If job search websites glittered, my mother would have said that they were fool's gold.
She taught me that "All that glitters is not gold". In other words, job search websites might not be any good even though they look valuable.
They sure look good! The fact that they list thousands and thousands of jobs as available all over the world seems like a great thing. One would assume that with so many job opportunities out there, it would be easy to find a job quite quickly!
My mother was right, however. Not all that glitters is gold.
Let me give you my case.
I applied for over 100 jobs online over several months. I wondered at times if the job search engines were just a portal into some sort of virtual black hole, because what I put into them never came back.
Did my application and resumes actually go somewhere? Did they get lost in cyberspace? Or, was it just that no one cared to respond to me? It was hard work to put it all in. Was all that effort worth it?
During the darkest moments of my job search, the sheer volume of jobs seemingly available played games with my fragile psyche. Why wasn't I getting called? Was my resume that poorly written? Or was I just that much of a poor excuse for a human being?
I struggled to keep a good attitude about the whole process. Not only was I not able to get a job locally, but I couldn't find a job in another state or in another country either!
What was wrong with me?
While I struggled with my self-worth, eventually I did get some responses and calls both from scammers or spammers! I received emails from scam artists trying to get me to sign up for some "guaranteed" sort of job finding service, which invariably promised the impossible for a sizable fee.
And I also received some phone calls from firms that actually seemed more like phishing scams designed to get the desperate to give up their important personal information.
I received many emails that were clearly phishing attempts.
I think that these types of sites are a necessary evil in today's world. That is, it is important to put your name out there. However, I wouldn't count on getting a job from such a site.
======================================== ----- Arturo's Reply to Lynne ----- ========================================
Lynne, thank you for sharing your story.
With millions of people desperately unemployed, the scams are rampant. Think of job boards as a salty oasis in the middle of the desert. Many people rush to them because they assume any kind of water is better than dying of thirst, even though bad water will kill you quicker than thirst.
Some job search engines are very niche-focused, such as Dice.com, which is dedicated to information technology jobs only. Other job listing sites are aggregators. Monster.com and Careerbuilder.com fall into this category. They claim to offer you exclusive access to premium job posts, when in fact they aggregate the listings from corporate sources freely available all over the Internet.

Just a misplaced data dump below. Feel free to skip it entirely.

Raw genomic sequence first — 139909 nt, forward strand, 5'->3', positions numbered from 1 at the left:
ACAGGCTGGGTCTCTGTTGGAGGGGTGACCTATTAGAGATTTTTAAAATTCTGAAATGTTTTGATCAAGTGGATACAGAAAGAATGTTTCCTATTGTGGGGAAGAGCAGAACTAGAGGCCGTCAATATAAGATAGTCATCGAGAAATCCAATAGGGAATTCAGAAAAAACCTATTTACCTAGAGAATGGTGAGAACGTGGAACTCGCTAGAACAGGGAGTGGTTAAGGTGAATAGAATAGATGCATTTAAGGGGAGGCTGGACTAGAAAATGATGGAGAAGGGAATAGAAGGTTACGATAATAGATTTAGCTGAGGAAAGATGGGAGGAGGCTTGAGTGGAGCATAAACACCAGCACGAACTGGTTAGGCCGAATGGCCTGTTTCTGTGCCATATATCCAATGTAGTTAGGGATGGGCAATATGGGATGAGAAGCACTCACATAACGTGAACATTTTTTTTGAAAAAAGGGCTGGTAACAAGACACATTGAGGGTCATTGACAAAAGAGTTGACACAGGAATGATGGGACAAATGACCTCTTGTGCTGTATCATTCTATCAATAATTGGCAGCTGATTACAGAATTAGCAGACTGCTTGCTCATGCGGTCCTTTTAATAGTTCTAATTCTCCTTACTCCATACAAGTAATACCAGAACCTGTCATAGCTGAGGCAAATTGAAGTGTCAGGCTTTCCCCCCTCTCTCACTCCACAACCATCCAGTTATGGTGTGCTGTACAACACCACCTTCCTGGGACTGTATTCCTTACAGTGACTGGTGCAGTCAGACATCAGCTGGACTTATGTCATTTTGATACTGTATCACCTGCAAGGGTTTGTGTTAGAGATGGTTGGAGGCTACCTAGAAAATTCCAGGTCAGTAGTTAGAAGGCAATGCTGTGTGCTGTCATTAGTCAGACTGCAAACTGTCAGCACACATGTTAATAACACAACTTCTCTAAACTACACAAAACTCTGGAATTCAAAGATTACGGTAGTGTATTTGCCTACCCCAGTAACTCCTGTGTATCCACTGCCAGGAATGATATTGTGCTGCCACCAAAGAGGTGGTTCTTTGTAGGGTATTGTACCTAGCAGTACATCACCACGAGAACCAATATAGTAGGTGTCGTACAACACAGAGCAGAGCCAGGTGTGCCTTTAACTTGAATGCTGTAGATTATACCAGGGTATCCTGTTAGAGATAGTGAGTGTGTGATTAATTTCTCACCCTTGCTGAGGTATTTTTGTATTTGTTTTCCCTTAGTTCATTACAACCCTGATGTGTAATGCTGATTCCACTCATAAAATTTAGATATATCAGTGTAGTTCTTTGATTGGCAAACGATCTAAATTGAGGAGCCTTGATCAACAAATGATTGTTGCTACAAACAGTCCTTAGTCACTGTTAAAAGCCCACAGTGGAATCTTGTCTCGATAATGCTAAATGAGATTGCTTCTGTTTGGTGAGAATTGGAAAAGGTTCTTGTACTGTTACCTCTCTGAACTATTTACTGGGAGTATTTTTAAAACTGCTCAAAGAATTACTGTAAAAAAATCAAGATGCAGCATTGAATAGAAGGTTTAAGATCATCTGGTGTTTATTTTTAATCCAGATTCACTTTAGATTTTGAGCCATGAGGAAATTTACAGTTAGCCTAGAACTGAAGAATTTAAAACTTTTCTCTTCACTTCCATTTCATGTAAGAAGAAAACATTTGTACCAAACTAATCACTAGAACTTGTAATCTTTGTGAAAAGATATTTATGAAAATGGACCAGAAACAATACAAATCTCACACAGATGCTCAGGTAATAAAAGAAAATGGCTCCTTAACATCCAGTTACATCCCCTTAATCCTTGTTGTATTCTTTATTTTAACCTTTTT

These companies are primarily marketing outfits with shabby, at best, products or services. These companies do mass marketing to convince a large world that they're offering what is only available for an exclusive audience.
Consider TheLadders.com, for example. They claim to offer $100,000 jobs only for $100,000+ candidates alone. But the fact is that the high fees that TheLadders.com charges its exclusive customers gives them access to jobs that are often neither posted by employers exclusively at TheLadders.com nor do these jobs pay the $100,000 minimum. Call it at least false advertising. Look at the way this company promotes itself.
Would you trust your professional future on people like this?
No one should sell you a job. A job is buying the human resource. It's the employer who should be paying for a candidate, not the reverse.
The key problem is that candidates do not know how to sell their services. They do not know the fundamentals of marketing. Therefore, they don't know well enough how to become a candidate who someone else can refer.
Think of it this way:
If you wanted to buy a couple of bottles of fine wine to go with your special get-together meal, and you didn't quite know what to buy, who would you listen to the best? Would you listen to the wine maker or a trusted friend who has tried several wines and knows also what you're about to get into? In fact, what if your friend is part of the get-together? Would you listen to this person or a clueless relative that knows only beer?
The answer is obvious. You buy wine on referral.
In the same way and for similar reasons, people hire candidates on referral far above any other method.
Don't waste your time on job boards. Don't become a target for scammers. Beware of identity theft.
Spend your time learning sales, marketing and networking. That's what entrepreneurs do to find customers.